Opposition leaders have called for an anti-corruption commission for years, though little progress has been made. Guyana was ranked 136 out of 177 countries and territories surveyed in Transparency International’s 2013 Corruption Perceptions Index.  A 2013 visit to Guyana by a committee of experts of the Inter-American Convention against Corruption (MESICIC) of the Organization of American States (OAS) issued several recommendations to ameliorate corruption in Guyana.  Thus, the committee advised the establishment of an articulated anti-corruption strategy, better coordination between police and the Office of Public Prosecutions, and more financial and human resource investments in several government oversight bodies (e.g., the Audit Office, Public Service Appellate Tribunal, or the Judicial Service Commission).

 

Civil Liberties: 41 / 60 (+1)

D. Freedom of Expression and Belief: 15 / 16

Although freedom of the press is generally respected, an uneasy tension between the state and the media persists. Several independent newspapers operate freely, including the daily Stabroek News and Kaieteur News. However, opposition party leaders complain that they lack access to state media.  The state owns and operates the country’s sole radio station, which broadcasts on three frequencies. In 2009, the Guyana Press Association denounced a government initiative to license media professionals as an attempt to impose control over the profession. Government officials occasionally use libel lawsuits to suppress criticism. The government also closed an internationally funded media-monitoring unit, established in 2006 to monitor media ahead of national elections. There have recently been indications the government is considering reintroducing a media-monitoring unit, though opposition leaders have suggested that such a department could be used to suppress dissenting views.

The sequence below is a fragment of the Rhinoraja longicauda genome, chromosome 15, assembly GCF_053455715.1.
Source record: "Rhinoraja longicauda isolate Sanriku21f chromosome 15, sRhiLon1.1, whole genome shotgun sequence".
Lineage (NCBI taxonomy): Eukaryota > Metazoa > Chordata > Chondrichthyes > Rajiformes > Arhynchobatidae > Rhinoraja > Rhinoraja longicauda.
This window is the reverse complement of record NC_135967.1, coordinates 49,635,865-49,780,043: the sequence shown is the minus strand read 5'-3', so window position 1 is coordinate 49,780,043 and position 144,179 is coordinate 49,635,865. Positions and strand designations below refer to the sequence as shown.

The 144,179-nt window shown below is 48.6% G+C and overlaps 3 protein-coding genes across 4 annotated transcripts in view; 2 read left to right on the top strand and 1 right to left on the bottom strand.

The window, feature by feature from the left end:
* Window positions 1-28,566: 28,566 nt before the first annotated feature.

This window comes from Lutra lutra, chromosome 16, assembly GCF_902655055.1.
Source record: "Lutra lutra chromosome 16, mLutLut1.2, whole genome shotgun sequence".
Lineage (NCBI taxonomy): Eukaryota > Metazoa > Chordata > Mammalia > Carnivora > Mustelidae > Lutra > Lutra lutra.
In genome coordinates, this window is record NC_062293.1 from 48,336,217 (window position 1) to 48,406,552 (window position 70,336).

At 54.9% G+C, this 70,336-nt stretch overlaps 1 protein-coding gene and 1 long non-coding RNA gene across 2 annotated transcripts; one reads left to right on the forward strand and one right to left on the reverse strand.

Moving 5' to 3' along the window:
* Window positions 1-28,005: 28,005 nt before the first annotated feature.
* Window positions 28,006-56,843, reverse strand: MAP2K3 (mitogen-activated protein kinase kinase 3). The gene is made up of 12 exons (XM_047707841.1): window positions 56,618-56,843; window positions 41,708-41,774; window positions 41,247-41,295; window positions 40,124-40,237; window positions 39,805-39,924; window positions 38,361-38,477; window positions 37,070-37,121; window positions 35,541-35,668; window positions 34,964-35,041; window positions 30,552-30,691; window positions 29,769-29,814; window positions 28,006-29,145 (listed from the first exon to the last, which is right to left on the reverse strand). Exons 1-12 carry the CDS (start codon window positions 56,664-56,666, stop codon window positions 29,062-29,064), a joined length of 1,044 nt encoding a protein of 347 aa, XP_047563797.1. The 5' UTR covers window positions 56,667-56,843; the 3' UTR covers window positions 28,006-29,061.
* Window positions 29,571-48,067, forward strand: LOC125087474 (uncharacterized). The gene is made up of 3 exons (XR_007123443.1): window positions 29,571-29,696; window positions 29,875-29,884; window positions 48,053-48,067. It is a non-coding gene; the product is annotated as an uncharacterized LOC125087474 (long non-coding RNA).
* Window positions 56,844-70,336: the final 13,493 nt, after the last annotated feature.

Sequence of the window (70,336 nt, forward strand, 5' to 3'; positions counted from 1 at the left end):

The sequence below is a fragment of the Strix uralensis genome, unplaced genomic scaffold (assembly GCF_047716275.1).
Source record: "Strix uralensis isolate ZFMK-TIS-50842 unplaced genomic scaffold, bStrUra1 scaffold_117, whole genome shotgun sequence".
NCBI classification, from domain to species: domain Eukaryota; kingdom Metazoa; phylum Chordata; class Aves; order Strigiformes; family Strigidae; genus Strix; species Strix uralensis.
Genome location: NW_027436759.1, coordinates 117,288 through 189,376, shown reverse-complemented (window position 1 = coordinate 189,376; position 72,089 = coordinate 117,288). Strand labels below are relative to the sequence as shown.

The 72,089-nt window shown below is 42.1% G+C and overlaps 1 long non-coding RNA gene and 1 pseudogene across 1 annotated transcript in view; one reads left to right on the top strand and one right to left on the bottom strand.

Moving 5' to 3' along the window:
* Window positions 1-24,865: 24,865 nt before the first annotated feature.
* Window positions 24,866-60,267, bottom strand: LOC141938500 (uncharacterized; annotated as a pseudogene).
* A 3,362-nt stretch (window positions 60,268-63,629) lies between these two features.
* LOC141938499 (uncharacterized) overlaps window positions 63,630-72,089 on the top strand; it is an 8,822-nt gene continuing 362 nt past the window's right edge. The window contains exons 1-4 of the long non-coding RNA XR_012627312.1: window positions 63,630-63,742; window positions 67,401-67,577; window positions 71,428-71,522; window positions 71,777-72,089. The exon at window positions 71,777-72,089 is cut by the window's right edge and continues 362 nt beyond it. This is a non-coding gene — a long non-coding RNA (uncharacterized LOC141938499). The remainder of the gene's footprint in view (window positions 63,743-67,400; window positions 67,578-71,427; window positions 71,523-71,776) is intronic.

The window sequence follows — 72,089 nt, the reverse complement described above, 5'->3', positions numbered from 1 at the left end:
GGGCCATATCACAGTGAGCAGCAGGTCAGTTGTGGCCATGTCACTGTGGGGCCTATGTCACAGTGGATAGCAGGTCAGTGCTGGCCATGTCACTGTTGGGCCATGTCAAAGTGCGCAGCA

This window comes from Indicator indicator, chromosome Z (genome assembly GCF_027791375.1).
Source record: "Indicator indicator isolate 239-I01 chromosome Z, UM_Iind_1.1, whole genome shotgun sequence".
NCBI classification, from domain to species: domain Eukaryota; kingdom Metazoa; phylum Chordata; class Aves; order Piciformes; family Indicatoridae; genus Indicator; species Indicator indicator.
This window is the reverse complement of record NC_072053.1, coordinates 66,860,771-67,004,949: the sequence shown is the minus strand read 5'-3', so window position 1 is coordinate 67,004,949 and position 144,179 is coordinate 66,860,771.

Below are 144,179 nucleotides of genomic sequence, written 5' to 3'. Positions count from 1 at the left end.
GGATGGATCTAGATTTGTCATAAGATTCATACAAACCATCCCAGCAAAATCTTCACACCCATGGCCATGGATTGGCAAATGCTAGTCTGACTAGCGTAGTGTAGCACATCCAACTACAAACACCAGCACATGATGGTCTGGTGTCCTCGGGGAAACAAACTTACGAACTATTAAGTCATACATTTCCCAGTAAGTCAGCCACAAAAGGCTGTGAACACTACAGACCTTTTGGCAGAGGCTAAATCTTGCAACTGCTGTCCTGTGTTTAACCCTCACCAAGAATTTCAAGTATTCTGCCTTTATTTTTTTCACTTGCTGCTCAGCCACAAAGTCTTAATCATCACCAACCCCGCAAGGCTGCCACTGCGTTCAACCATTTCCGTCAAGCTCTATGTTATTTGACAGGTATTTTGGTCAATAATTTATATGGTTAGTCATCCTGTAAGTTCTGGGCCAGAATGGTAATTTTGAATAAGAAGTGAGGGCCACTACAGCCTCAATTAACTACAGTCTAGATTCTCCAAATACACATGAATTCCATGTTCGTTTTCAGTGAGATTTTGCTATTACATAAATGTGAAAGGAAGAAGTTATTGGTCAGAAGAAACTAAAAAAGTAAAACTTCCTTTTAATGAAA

Guyanese generally enjoy freedom of religion, and the government does not restrict academic freedom.